The Green Mountain Flyer #4

Coupled, air hose connected and theFlyer is set.Green Mt. Flyer
#405 is ready for the return trip.Green Mt. Flyer
Passengers board and the return run can start.Green Mt. Flyer
The coaches on the train are a mix of ages, one from the ’30’s with the stained glass windows and the fabric seats.Green Mt. Flyer
These provided comfort for the passengers with quite a bit of leg room and reversible backs.Green Mt. Flyer
The other coach was a later vintage with a “new” polymer covering which proved to be longer lasting.Green Mt. Flyer
These seats were also in the “dining car” a snack car on the train where one could buy a lunch or beverage.Green Mt. Flyer
Arriving back at Bellows Falls, passengers get off the Flyer Notice the step stool at the base of the stairs of the car. Trains of the time all had those and the conductor would place that for the passengers. Very few stations had level platforms.Green Mt. Flyer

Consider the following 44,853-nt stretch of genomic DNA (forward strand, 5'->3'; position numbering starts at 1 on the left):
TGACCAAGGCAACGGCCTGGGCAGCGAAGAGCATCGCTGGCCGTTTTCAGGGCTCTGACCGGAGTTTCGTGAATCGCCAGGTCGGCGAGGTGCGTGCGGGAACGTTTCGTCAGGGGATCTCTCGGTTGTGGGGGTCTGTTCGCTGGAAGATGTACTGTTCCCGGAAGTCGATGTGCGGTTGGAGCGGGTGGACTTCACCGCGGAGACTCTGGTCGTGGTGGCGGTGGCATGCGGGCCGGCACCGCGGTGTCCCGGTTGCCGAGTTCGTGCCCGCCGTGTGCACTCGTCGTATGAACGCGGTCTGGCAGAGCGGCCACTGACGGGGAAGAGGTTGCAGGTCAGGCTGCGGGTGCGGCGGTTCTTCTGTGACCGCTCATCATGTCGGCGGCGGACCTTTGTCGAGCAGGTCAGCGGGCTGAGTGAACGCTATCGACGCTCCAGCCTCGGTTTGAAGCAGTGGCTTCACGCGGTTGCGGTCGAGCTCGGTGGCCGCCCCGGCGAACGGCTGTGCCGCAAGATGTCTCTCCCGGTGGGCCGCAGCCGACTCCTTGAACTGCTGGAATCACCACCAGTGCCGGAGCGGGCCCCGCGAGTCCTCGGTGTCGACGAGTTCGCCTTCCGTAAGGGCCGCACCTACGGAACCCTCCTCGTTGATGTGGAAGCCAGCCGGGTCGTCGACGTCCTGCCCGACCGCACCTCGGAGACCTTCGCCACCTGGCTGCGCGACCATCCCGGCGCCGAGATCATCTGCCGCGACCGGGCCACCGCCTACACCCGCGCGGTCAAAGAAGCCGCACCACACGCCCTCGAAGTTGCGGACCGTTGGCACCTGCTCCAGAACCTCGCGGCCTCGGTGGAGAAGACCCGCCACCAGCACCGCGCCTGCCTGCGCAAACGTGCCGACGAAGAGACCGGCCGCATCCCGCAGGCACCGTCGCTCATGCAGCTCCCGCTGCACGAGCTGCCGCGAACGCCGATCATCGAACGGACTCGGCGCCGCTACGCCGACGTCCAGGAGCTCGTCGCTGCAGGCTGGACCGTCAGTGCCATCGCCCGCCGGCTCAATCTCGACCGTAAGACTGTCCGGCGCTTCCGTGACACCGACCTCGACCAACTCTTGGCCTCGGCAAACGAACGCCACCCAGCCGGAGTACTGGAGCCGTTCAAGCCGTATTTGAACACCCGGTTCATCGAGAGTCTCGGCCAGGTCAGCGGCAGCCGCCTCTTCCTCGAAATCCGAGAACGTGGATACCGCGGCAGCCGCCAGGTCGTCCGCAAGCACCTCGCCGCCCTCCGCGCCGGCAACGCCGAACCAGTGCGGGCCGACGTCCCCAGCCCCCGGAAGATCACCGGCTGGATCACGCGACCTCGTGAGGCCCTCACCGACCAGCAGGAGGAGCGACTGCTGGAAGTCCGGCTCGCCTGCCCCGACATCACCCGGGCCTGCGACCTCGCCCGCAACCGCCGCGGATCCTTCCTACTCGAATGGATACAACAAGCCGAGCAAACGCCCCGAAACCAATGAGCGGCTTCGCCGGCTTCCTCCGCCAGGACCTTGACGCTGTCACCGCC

As you can see there is a warning about watching one’s step. At the top of the steps, under the door, there is a drop plate that does give a level entrance/exit for those places that had raised platforms.
Green Mt. Flyer
One of the ubiquitous items found in passengers stations during the height of rail travel was the baggage cart. All passenger trains had a baggage car usually just behind the engine. After getting the boarding ticket, the Station Master had the crew place the baggage on the cart for lading onto the train.

I remember going up to the station where my Grandfather was the station master and seeing carts like this readied for loading. There also were milk trains that came through which took milk from the farms down to Boston and New York City. I’m talking about the early ’50’s; stream was still the motive power.Green Mt. FlyerAll photos at Bellows Falls Vermont 09/27/2007

If you get a chance to go to Vermont, check with Bellows Falls and the Flyer. The Excursion doesn’t take but four hours or so and in the autumn, is a great trip.
Book ahead for that time of year.

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About Vermont Woodchuck

Professional Photojournalist since 1969 with a BFA from SUNY Purchase 1979-Visual Arts. I despise advocacy news journalism. Every photojournalist should be prepared to show their camera RAW images of news events. Reason: RAW images cannot be altered no matter what is done to the finished product.
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